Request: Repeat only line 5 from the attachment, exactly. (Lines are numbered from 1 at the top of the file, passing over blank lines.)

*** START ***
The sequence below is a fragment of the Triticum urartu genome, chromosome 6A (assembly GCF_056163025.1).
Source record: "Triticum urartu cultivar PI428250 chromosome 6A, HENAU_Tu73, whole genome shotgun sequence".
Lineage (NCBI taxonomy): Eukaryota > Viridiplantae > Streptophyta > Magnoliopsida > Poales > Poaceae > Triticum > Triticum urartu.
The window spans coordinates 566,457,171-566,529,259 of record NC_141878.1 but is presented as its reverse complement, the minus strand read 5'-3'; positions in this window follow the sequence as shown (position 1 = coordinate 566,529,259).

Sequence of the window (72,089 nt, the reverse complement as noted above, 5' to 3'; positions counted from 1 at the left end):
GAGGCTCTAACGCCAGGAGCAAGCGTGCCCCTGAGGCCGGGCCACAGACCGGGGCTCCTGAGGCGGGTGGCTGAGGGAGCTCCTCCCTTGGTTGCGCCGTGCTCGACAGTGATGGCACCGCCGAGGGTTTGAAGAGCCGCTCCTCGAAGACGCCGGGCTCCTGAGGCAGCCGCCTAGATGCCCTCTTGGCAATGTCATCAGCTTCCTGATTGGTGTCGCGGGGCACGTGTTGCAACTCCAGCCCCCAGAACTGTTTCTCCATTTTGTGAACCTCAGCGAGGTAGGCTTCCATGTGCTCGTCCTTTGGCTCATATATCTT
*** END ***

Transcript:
Sequence of the window (72,089 nt, the reverse complement as noted above, 5' to 3'; positions counted from 1 at the left end):